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Stephenson's Success No Surprise to H.S. Coach

by Scott Agness | @ScottAgness

November 13, 2013

Pacers guard Lance Stephenson's roots are in Brooklyn, New York, where he was once the king of the playground and led Lincoln High School to a city championship in all four years. He then attended the University of Cincinnati for one season before entering his name into the NBA Draft, where the Pacers President Larry Bird snatched him up at No. 40.

Dwayne 'Tiny' Morton coached Stephenson at Lincoln, where triple-doubles were anything but unusual for him.

"He was just so powerful that it was easy to get," Morton told Pacers.com.

Stephenson recorded his first triple-double since high school on Monday, finishing with 13 points, 11 rebounds and a career-high 12 assists in a 95-79 win over the Memphis Grizzlies. He also became the fourth Indiana starter to accomplish that feat in the last 12 months. Stephenson was so close to the mark by halftime that he could feel the moment coming, but Pacers coach Frank Vogel reminded him to not force it, but rather let the game come to him.

Coach Morton caught the end of Stephenson's career night.

"I thought that last year Lance was holding back," he said of his former star. "This year, he's definitely expressing himself and I'm not really surprised. I just hope he's not surprised. I know he belongs exactly where he's at and with exactly what he's doing.

"His best attribute is probably that his engine is always on. Every time he steps onto the basketball court, you can't see anything lackadaisical part his game."

Morton watches Stephenson often on TV and two men get together whenever the Pacers guard is back in town. Even though Morton is no longer his coach, Stephenson says they talk frequently.

“I talk to him all the time,” he said. “We actually talk a lot about trying to help the kids when I go back home during the summer and trying to do stuff for the kids back in my neighborhood.”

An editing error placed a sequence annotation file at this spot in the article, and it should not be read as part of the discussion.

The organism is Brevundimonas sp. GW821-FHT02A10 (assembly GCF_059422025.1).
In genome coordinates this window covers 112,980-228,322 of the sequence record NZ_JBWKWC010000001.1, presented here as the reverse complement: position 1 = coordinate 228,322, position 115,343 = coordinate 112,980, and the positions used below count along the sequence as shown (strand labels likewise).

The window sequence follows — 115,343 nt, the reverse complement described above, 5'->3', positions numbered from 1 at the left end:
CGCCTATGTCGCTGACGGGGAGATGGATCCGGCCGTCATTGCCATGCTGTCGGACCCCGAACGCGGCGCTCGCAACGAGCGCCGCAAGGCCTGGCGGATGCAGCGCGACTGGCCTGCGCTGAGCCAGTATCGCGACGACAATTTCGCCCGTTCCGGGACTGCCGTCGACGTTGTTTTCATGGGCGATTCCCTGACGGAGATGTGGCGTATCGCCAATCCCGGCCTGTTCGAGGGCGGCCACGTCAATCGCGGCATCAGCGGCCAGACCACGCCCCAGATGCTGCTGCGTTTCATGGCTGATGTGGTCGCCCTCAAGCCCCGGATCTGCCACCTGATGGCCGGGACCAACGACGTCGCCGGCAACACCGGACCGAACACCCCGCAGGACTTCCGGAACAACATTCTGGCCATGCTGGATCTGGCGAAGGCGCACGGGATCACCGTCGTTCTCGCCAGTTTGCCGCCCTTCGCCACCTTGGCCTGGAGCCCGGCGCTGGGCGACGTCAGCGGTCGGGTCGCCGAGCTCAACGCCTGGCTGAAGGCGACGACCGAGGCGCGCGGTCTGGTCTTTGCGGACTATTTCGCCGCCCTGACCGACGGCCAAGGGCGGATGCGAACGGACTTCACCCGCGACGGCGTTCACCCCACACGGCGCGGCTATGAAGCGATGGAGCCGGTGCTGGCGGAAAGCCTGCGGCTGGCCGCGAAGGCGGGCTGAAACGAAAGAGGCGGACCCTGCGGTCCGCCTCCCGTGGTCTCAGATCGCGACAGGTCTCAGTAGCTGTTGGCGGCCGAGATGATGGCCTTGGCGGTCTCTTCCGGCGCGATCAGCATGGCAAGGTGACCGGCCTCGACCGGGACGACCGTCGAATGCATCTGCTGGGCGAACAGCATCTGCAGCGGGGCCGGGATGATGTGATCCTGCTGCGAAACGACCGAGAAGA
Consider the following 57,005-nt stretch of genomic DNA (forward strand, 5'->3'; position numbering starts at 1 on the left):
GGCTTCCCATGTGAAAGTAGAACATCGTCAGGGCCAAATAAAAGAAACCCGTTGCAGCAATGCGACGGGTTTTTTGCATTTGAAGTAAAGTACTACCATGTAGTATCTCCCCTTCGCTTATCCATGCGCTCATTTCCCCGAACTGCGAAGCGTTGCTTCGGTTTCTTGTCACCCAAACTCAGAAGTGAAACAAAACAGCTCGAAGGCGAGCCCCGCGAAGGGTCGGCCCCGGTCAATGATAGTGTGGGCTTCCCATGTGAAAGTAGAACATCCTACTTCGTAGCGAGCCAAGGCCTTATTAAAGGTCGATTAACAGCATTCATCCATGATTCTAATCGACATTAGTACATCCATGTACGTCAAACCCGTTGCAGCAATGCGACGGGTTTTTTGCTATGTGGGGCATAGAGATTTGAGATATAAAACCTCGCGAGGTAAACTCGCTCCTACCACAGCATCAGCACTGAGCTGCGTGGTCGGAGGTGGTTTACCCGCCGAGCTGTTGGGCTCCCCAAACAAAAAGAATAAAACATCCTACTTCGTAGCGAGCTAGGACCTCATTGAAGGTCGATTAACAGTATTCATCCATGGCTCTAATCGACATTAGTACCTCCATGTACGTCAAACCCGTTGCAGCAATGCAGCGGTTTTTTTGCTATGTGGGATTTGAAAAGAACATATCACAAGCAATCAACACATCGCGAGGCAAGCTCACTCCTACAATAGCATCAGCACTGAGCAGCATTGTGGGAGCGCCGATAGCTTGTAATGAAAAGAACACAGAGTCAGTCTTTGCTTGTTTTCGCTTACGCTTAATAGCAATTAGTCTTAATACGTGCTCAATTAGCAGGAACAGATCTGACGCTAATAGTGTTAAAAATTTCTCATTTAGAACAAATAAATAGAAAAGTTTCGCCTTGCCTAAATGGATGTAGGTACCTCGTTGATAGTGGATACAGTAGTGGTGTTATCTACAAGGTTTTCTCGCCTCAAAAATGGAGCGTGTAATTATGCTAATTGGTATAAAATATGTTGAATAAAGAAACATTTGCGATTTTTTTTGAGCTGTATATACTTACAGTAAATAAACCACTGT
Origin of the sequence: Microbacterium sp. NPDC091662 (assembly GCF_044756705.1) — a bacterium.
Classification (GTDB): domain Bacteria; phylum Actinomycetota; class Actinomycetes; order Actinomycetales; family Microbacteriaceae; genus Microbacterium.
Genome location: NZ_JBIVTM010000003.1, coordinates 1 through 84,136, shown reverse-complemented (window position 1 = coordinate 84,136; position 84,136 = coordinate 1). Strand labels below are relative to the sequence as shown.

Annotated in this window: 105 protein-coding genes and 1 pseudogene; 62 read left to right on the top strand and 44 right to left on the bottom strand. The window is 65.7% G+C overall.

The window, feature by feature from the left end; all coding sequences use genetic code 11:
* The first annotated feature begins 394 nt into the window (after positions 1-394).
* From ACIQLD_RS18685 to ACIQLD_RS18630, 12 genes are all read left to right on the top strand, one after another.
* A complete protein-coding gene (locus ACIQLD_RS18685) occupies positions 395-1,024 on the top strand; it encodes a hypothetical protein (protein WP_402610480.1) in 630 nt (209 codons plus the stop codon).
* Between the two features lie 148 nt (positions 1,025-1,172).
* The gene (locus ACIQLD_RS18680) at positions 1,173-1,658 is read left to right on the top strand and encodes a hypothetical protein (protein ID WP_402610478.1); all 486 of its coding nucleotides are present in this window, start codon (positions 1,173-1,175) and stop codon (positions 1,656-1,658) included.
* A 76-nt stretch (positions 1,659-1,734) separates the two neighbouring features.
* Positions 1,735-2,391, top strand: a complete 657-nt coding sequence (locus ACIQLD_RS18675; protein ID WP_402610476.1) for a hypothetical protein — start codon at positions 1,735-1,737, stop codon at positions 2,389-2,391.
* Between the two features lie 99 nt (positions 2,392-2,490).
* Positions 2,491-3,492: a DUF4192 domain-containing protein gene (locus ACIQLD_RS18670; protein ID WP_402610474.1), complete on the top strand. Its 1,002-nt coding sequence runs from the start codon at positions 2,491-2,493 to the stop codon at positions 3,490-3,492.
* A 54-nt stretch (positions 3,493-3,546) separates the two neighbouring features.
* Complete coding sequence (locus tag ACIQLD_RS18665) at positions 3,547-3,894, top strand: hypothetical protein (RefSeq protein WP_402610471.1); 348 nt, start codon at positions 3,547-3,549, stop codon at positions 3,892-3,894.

After his triple-double, Stephenson had more than 100 text messages plus thousands of Twitter mentions that he had yet to go through in the locker room. One of those texts was from Morton, of course.

“He definitely congratulated me,” said Stephenson. “He’s always been supportive and in my corner, just trying to give me tips that’ll help me be a better player on the floor.”

Moving forward, Morton believes Stephenson’s biggest challenge will now be staying focused and not letting this individual success get to his head.

So far, so good.

“I just don’t want to get overconfident,” said the fourth-year player. “I just want to stay humble. I feel like [Monday's game] was just a game that I normally play.”

Stephenson, New York's all-time leading scorer (2,946 points), had his jersey retired last summer at the famed Abraham Lincoln High School – next to Sebastian Telfair.

Coach Morton is proud of the success that Stephenson has had. Although the talent has been there, Morton has seen ‘Gump’ – as Stephenson is often referred to in the locker room for tendency to push the tempo with the ball in his hands – take new strides to where he is now earning heavy praise around the league.

"If he's being perceived like an All-Star with his team, I think he could be an All-Star this year,” said Morton. “His peers have to perceive him as an All-Star, also. Being an All-Star is always political and [about] fan favorites. If he plays the way he can play and shows that he belongs there, I think he could be an All-Star."

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